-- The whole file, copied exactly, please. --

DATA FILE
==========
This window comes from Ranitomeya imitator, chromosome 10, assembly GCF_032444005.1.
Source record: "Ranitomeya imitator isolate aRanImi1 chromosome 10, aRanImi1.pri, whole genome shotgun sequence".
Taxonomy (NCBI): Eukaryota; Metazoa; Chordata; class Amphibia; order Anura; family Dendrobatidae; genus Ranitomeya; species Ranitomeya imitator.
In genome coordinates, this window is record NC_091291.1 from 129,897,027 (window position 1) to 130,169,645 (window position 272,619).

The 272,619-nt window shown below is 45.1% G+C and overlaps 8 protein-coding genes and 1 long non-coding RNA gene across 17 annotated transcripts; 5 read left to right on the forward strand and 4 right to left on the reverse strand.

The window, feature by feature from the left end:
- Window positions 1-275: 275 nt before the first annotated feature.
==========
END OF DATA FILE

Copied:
This window comes from Ranitomeya imitator, chromosome 10, assembly GCF_032444005.1.
Source record: "Ranitomeya imitator isolate aRanImi1 chromosome 10, aRanImi1.pri, whole genome shotgun sequence".
Taxonomy (NCBI): Eukaryota; Metazoa; Chordata; class Amphibia; order Anura; family Dendrobatidae; genus Ranitomeya; species Ranitomeya imitator.
In genome coordinates, this window is record NC_091291.1 from 129,897,027 (window position 1) to 130,169,645 (window position 272,619).

The 272,619-nt window shown below is 45.1% G+C and overlaps 8 protein-coding genes and 1 long non-coding RNA gene across 17 annotated transcripts; 5 read left to right on the forward strand and 4 right to left on the reverse strand.

The window, feature by feature from the left end:
- Window positions 1-275: 275 nt before the first annotated feature.